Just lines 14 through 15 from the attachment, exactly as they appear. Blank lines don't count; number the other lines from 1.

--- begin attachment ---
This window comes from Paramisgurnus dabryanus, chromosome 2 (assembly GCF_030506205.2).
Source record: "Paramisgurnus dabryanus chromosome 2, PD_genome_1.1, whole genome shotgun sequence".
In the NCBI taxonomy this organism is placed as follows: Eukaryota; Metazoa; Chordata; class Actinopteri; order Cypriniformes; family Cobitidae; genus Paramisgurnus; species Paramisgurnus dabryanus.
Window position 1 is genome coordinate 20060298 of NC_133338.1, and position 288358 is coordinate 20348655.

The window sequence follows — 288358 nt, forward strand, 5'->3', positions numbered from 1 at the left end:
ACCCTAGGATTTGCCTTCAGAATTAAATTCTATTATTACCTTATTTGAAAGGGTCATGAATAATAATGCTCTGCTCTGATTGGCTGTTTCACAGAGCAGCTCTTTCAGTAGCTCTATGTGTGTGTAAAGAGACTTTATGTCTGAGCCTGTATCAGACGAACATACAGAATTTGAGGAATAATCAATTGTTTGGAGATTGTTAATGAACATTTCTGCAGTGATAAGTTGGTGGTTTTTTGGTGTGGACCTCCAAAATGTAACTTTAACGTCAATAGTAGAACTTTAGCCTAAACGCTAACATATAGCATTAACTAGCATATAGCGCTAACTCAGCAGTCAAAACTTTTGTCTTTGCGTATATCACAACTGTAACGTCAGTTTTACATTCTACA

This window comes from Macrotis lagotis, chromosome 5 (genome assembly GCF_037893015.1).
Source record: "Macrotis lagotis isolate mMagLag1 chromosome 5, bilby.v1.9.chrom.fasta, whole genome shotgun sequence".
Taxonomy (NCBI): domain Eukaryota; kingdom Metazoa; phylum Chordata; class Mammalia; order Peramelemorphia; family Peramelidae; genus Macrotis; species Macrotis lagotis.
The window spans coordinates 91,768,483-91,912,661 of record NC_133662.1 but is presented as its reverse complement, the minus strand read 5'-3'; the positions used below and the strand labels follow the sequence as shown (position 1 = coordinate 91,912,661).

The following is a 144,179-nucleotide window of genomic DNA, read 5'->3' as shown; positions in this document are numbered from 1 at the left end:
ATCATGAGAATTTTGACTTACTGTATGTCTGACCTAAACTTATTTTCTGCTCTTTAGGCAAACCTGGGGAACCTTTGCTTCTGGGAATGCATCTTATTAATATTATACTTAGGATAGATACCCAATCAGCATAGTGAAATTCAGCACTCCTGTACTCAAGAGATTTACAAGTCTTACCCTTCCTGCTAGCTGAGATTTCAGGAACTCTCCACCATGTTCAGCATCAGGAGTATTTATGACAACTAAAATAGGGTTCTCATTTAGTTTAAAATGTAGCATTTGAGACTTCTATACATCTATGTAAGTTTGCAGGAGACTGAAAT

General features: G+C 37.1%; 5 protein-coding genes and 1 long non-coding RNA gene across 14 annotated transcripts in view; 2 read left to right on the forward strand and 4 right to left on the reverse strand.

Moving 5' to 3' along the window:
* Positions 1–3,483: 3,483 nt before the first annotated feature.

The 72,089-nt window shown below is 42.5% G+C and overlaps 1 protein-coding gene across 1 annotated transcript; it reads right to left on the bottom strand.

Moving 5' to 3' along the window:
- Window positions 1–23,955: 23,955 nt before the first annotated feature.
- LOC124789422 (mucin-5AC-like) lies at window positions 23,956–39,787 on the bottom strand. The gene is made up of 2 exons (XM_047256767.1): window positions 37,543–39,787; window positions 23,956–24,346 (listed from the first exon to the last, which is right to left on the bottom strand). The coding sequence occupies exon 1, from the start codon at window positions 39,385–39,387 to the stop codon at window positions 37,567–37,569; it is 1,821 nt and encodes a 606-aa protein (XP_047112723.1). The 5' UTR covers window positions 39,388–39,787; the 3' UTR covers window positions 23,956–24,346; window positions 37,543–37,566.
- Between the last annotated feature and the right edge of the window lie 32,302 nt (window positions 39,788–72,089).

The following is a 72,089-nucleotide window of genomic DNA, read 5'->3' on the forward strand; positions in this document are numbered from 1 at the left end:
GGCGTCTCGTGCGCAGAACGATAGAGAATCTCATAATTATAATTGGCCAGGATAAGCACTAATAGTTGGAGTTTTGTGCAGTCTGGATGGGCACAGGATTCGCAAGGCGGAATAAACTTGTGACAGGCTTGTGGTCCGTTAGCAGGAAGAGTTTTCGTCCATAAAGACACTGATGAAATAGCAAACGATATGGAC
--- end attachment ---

Moving 5' to 3' along the window:
* Positions 1–3,483: 3,483 nt before the first annotated feature.